MORPC Transit and Road Survery




MORPC has once again put up a site to allow the public to comment on hundreds of potential road and transit projects, as well as pedestrian and biking infrastructure. You can click on any segment or choose from project types to add your views on each proposal. Additionally, you are able to add your own project suggestions as well. Take a look.

http://morpc.maps.arcgis.com/apps/CrowdsourceReporter/index.html?appid=5b842ecac9e64683b092a9b5f3dcd2ca#

Weekly Update 6/17-6/23/2019




Many updates this week!
-Finished restoring the February weather page, found here: February Weather
-Added about a dozen new before and after photos for historic buildings on the Franklinton historic building database page.
-Also added another dozen or so photos to the Downtown historic building database page. The focus of both Downtown and Franklinton has been along Broad Street.
-Reconstructed large sections of the Census Tract Maps page that detail population, demographics and other data for Census tracts within Franklin County.
-Restored some data for the Annual Weather Records page.
-Added a Contact Page for any inquiries about the city or specific information.
-A few other odds and ends updates.

Columbus Drowning in Rain





If it seems like the last few years have been particularly wet, you’d be right. Columbus, other Ohio cities and many areas in the Midwest have been seeing record rainfall of late. Yesterday alone, June 19th, Columbus had a daily record 2.65″ of rain, flooding many streets across Franklin County, including I-71 in at least 2 places. Is it indicative of a fluke pattern or a local result of climate change? Let’s look at the numbers and trends more closely.

First of all, let’s look at the 20 wettest years on record through June 19th.
1. 1882: 32.50″
2. 1890: 30.12″
3. 2019: 27.08″
4. 1964: 25.78″
5. 2011: 25.68″
6. 1893: 25.50″
7. 2004: 25.49″
8. 1996: 24.94″
9. 1949: 24.52″
10. 1945: 24.49″
11. 1913: 24.45″
12. 1883: 24.18″
13. 2018: 23.98″
14. 2008: 23.62″
15. 1950: 23.60″
16. 1990: 23.56″
17. 1981: 23.49″
18. 1898: 22.94″
19. 1927: 22.92″
20. 1937: 22.69″

So far, 2019 has had the 3rd highest rain total to date since 1879.

Here are the top 20 wettest full years.
1. 2018: 55.18″
2. 2011: 54.96″
3. 1990: 53.16″
4. 1882: 51.30″
5. 1890: 50.73″
6. 2004: 49.27″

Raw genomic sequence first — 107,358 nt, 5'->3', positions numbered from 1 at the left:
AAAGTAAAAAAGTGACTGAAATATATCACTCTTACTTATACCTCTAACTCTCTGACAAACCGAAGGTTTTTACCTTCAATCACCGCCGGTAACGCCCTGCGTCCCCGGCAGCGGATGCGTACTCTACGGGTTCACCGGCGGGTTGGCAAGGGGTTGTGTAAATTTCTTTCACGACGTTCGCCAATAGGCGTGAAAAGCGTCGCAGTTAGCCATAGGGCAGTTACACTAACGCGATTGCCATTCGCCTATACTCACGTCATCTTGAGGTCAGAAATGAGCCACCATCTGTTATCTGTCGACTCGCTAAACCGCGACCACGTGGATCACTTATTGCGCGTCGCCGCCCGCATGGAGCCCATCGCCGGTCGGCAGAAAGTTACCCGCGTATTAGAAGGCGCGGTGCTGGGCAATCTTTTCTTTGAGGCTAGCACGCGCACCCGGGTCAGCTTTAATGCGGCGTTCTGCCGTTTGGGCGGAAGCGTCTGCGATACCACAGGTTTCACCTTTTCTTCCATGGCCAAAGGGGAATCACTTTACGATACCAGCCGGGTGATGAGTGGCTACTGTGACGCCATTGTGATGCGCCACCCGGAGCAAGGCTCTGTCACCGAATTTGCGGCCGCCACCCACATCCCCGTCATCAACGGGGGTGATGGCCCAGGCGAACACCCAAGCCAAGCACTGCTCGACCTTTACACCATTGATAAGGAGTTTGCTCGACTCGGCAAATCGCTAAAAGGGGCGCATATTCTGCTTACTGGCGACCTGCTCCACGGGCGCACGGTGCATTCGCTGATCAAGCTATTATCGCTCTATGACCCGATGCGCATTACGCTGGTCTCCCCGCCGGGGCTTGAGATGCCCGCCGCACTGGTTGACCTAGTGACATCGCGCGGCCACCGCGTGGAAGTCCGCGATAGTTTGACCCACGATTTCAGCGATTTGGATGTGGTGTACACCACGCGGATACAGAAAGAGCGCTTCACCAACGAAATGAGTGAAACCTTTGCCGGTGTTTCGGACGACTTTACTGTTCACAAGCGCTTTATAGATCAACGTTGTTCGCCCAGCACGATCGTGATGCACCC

7. 2003: 49.03″
8. 1883: 48.88″
9. 1881: 46.99″
10. 2017: 46.61″
11. 1973: 46.25″
12. 1948: 45.69″
13. 1972: 45.60″
14. 1996: 45.56″
15. 2008: 45.44″
16. 1995: 45.30″
17. 2015: 45.00″
18. 1950: 44.96″
19. 1880: 44.68″
20. 1949: 44.47″

4 years this decade have been among the top 20 wettest years since 1879. Only the 1880’s can match that record, though both the 2000s and 2010s have been wetter, as shown below.


The chart shows that the 2000s were the wettest decade on record, with the 2010s looking to surpass even that total with more than 6 months left to go in 2019. Furthermore, the trend line is clearly up, meaning that Columbus has been getting gradually wetter over the last 140 years, indicating that something else is going on rather than just a random wet period.
Columbus isn’t the only place in the Midwest seeing high levels of rain. There has been widespread, damaging flooding going on across many states, especially this year. Check out some of the articles on this below:
Cincinnati: https://www.journal-news.com/news/local/butler-county-struggling-with-near-record-rainfall-this-unbelievable/270FdqJqMzImu7YSBtYTHM/
Lake Michigan: https://www.msn.com/en-us/weather/topstories/lake-michigan-water-levels-on-pace-to-reach-record-high-in-june-skirt-records-into-fall/ar-AAD1BWz
Iowa: https://www.usatoday.com/story/news/2019/06/14/iowa-climate-change-agriculture-flood-rain-farming-environment-weather-precipitation-temperature/1433128001/
Pennsylvania: https://www.pennlive.com/news/2019/06/for-pa-farmers-year-of-record-rain-often-a-big-nuisance.html
West Virginia: https://www.herald-dispatch.com/news/huntington-charleston-on-pace-to-break-annual-rainfall-average/article_1fd2b7a8-db64-5074-b017-ab700ff243ec.html
Midwest Farming: https://www.bloomberg.com/news/articles/2019-06-14/it-s-not-just-corn-u-s-farmers-may-forgo-near-record-soy-acres?srnd=premium
Mississippi River: https://finance.yahoo.com/news/mississippi-floodings-impact-freight-economy-142712910.html

Ironically, few individual months in recent years have featured record precipitation. In the last 10 years, only 1 month- July 2017- appears in the top 25 wettest months. It’s just been more of a constant wet pattern, where most months now have above to well-above normal precipitation.
While climate change can’t account for individual events or specific record rainfalls, the patterns are obvious enough to show that the climate in Columbus and in many other parts of the country is changing over time. This means that we should come to expect more of this in the years to come.